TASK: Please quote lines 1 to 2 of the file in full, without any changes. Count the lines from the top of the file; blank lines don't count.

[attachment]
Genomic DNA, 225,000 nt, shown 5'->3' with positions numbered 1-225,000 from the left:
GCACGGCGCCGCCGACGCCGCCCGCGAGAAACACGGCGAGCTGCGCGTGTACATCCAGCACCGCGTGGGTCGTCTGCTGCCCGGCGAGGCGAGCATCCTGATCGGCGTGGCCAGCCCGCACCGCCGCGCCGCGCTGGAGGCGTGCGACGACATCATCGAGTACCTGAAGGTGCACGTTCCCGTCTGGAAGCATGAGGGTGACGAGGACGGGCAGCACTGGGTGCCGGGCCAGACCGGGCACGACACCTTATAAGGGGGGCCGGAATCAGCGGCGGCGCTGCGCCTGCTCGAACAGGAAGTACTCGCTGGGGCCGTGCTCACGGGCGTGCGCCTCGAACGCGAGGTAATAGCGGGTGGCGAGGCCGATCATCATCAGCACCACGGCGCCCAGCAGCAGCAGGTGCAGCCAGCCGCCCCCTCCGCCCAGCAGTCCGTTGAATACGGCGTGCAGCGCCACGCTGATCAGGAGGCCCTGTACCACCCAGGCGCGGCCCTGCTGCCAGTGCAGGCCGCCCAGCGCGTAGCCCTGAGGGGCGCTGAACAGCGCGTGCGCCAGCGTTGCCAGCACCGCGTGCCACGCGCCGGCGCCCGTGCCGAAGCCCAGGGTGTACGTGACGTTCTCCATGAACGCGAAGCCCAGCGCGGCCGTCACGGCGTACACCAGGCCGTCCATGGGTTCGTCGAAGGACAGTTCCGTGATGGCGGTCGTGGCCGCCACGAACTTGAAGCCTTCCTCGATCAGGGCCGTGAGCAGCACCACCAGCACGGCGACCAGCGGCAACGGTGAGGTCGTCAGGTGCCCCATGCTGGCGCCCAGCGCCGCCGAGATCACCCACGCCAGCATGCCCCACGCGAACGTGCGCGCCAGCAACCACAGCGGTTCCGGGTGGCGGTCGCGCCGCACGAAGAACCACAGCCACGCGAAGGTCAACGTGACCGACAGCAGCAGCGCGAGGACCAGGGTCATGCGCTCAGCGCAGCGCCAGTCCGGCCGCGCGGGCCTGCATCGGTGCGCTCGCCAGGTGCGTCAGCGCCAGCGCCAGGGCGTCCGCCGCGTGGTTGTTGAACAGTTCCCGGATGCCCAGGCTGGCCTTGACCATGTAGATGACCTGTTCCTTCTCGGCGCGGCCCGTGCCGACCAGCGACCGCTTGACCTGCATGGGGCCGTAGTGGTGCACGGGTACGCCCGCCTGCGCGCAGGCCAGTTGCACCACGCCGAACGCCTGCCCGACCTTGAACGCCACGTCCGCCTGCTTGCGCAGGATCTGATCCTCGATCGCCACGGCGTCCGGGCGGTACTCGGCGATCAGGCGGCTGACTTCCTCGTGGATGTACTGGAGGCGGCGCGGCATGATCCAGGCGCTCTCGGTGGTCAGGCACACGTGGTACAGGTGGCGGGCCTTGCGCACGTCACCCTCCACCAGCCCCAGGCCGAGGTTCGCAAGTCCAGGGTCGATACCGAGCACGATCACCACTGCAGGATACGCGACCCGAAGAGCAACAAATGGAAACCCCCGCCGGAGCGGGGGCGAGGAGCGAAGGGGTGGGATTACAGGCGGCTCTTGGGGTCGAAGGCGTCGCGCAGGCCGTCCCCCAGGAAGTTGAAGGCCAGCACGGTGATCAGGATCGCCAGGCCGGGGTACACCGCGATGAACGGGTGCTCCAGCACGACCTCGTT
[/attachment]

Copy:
Genomic DNA, 225,000 nt, shown 5'->3' with positions numbered 1-225,000 from the left:
GCACGGCGCCGCCGACGCCGCCCGCGAGAAACACGGCGAGCTGCGCGTGTACATCCAGCACCGCGTGGGTCGTCTGCTGCCCGGCGAGGCGAGCATCCTGATCGGCGTGGCCAGCCCGCACCGCCGCGCCGCGCTGGAGGCGTGCGACGACATCATCGAGTACCTGAAGGTGCACGTTCCCGTCTGGAAGCATGAGGGTGACGAGGACGGGCAGCACTGGGTGCCGGGCCAGACCGGGCACGACACCTTATAAGGGGGGCCGGAATCAGCGGCGGCGCTGCGCCTGCTCGAACAGGAAGTACTCGCTGGGGCCGTGCTCACGGGCGTGCGCCTCGAACGCGAGGTAATAGCGGGTGGCGAGGCCGATCATCATCAGCACCACGGCGCCCAGCAGCAGCAGGTGCAGCCAGCCGCCCCCTCCGCCCAGCAGTCCGTTGAATACGGCGTGCAGCGCCACGCTGATCAGGAGGCCCTGTACCACCCAGGCGCGGCCCTGCTGCCAGTGCAGGCCGCCCAGCGCGTAGCCCTGAGGGGCGCTGAACAGCGCGTGCGCCAGCGTTGCCAGCACCGCGTGCCACGCGCCGGCGCCCGTGCCGAAGCCCAGGGTGTACGTGACGTTCTCCATGAACGCGAAGCCCAGCGCGGCCGTCACGGCGTACACCAGGCCGTCCATGGGTTCGTCGAAGGACAGTTCCGTGATGGCGGTCGTGGCCGCCACGAACTTGAAGCCTTCCTCGATCAGGGCCGTGAGCAGCACCACCAGCACGGCGACCAGCGGCAACGGTGAGGTCGTCAGGTGCCCCATGCTGGCGCCCAGCGCCGCCGAGATCACCCACGCCAGCATGCCCCACGCGAACGTGCGCGCCAGCAACCACAGCGGTTCCGGGTGGCGGTCGCGCCGCACGAAGAACCACAGCCACGCGAAGGTCAACGTGACCGACAGCAGCAGCGCGAGGACCAGGGTCATGCGCTCAGCGCAGCGCCAGTCCGGCCGCGCGGGCCTGCATCGGTGCGCTCGCCAGGTGCGTCAGCGCCAGCGCCAGGGCGTCCGCCGCGTGGTTGTTGAACAGTTCCCGGATGCCCAGGCTGGCCTTGACCATGTAGATGACCTGTTCCTTCTCGGCGCGGCCCGTGCCGACCAGCGACCGCTTGACCTGCATGGGGCCGTAGTGGTGCACGGGTACGCCCGCCTGCGCGCAGGCCAGTTGCACCACGCCGAACGCCTGCCCGACCTTGAACGCCACGTCCGCCTGCTTGCGCAGGATCTGATCCTCGATCGCCACGGCGTCCGGGCGGTACTCGGCGATCAGGCGGCTGACTTCCTCGTGGATGTACTGGAGGCGGCGCGGCATGATCCAGGCGCTCTCGGTGGTCAGGCACACGTGGTACAGGTGGCGGGCCTTGCGCACGTCACCCTCCACCAGCCCCAGGCCGAGGTTCGCAAGTCCAGGGTCGATACCGAGCACGATCACCACTGCAGGATACGCGACCCGAAGAGCAACAAATGGAAACCCCCGCCGGAGCGGGGGCGAGGAGCGAAGGGGTGGGATTACAGGCGGCTCTTGGGGTCGAAGGCGTCGCGCAGGCCGTCCCCCAGGAAGTTGAAGGCCAGCACGGTGATCAGGATCGCCAGGCCGGGGTACACCGCGATGAACGGGTGCTCCAGCACGACCTCGTT